“Damn, dat be easy. I not looking at dat. Man Dennis, you be genius man.”
Chuckles all around. A hero to my peers.
The mood changed instantly as Mac looked at us all, with his stern look. One I had not seen before. They all knew, even as did I, that something was up. Beginning with a ritual clearing of his throat, “Well it’s all well and good that we find this amusing, but Maplefield isn’t one to take public embarrassment lightly. We could be in for retribution. However, that explanation from Dennis, is a great way to temper his anger. And I’m sure you all felt how angry he was with what he was told.”
Nods of assenting realization all around as I glanced over my shoulder at them all. The vocal one, Andre voiced what the others felt. “Yeah man, he be pissed. An’ Denny shot da man the fingers, I tink he peed his pants. Not be good fo us man. An’ really not be good fo Denny man.”
Sitting back down in the chair in front, I was not sure how to proceed. “I apologize for anything that happens because of what I did. I’m a newcomer. My method of determining what he asked probably wasn’t the best method I could have used. Sorry.”
Now Happy spoke up. “Dennis, I wouldn’t worry about it. We’ll still be here. I don’t know what you did to the President, but I think that you have firmly entrenched yourself with him. And we’ve proven ourselves to be a necessary part of the protection detail. The world is a lot different now than it has been in the past. What we do, what all of us do, is just one more extra step of protection. The crazies of the world are an unknown factor in today’s world. The regulars may not like, hell, they may indeed hate us. But they know they need us.”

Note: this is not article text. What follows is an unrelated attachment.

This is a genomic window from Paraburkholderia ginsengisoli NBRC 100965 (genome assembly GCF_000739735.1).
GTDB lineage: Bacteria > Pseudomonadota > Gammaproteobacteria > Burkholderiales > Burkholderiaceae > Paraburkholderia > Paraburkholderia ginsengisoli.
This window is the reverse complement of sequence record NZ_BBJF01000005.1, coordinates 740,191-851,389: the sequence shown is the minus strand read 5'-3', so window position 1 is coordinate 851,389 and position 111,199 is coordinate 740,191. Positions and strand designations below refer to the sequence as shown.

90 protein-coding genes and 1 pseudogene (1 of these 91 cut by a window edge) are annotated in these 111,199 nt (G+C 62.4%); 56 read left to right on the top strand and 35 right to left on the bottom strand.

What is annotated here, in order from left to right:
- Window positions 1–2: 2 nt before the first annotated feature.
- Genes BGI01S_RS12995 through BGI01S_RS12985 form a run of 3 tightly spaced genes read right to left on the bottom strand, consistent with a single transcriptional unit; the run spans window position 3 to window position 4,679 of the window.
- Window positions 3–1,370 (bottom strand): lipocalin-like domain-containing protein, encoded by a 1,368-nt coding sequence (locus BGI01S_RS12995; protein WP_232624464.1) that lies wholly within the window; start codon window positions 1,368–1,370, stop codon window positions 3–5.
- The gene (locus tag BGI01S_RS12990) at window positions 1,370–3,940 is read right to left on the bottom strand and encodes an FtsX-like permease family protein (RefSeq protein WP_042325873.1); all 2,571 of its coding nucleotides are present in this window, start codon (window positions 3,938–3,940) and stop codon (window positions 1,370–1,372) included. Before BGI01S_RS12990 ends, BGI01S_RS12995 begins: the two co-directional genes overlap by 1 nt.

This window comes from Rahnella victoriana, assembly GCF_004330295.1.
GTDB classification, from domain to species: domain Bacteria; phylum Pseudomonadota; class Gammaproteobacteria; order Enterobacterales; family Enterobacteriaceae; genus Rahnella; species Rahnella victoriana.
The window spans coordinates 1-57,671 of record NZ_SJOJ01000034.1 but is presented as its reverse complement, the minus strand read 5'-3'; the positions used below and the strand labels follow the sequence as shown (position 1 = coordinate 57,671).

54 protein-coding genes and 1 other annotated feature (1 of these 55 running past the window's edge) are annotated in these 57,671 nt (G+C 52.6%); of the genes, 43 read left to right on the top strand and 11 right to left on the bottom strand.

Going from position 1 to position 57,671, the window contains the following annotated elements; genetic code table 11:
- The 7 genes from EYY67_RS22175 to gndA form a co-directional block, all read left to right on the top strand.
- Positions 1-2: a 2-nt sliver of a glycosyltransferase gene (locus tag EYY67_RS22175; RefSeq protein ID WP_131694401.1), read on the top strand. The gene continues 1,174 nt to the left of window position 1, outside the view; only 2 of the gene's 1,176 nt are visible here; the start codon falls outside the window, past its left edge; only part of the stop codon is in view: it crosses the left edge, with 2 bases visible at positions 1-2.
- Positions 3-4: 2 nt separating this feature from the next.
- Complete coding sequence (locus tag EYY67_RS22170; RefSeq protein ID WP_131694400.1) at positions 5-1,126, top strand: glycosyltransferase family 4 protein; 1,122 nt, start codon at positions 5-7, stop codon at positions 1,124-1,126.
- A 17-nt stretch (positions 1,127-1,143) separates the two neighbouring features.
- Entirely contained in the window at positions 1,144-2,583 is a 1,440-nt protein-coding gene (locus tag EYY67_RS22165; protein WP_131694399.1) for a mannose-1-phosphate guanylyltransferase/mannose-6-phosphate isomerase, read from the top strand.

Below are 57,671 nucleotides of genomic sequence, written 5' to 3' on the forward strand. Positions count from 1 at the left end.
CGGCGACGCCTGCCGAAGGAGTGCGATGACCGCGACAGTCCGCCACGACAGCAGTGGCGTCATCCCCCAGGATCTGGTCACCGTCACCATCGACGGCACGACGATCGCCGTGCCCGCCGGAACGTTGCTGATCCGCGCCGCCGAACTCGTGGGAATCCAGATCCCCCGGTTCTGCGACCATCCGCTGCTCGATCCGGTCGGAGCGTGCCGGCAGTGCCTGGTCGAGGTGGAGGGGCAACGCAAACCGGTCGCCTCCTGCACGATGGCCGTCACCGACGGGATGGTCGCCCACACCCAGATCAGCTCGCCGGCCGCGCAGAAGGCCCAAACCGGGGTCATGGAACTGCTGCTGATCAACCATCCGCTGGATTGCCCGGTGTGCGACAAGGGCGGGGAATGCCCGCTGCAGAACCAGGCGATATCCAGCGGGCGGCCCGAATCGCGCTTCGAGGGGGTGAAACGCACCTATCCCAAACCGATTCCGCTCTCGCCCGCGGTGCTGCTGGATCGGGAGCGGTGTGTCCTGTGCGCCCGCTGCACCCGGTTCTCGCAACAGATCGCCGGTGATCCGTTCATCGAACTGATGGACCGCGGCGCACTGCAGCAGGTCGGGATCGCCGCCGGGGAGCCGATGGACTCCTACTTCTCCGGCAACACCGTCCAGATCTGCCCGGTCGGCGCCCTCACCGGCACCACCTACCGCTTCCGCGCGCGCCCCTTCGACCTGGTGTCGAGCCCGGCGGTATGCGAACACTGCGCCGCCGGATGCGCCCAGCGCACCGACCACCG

Then Mac took over. “I think the crazies have always been with us. Those that believe something outside the normal parameters of what is generally considered as within the accepted confines of society, have always existed. Booth shot Lincoln, and on the day he put into law the funding for the agency to protect him. Booth believed, certainly it was political, but his actions were outside those parameters of standards. You don’t shoot someone to express your viewpoint. At least the majority of people feel that way.”
Andre then added. “Yeah man, an tanks to God dat most not tink like dat man, yeah.”
Stevey now injected his feelings. “We feel lots of the crazies, but yeah, thankfully they’re just crazy. So far, not so many have been murderous. That Dennis, is the hard part of the job.”
“But necessary.” I added.
“Indeed.” Mac summarized.
We all sat in silence now. Thoughts about ourselves, and our place in the world. Even I was silent, new to this life. Little did I know the enormity of these decisions I had made would soon overtake every facet of my existence.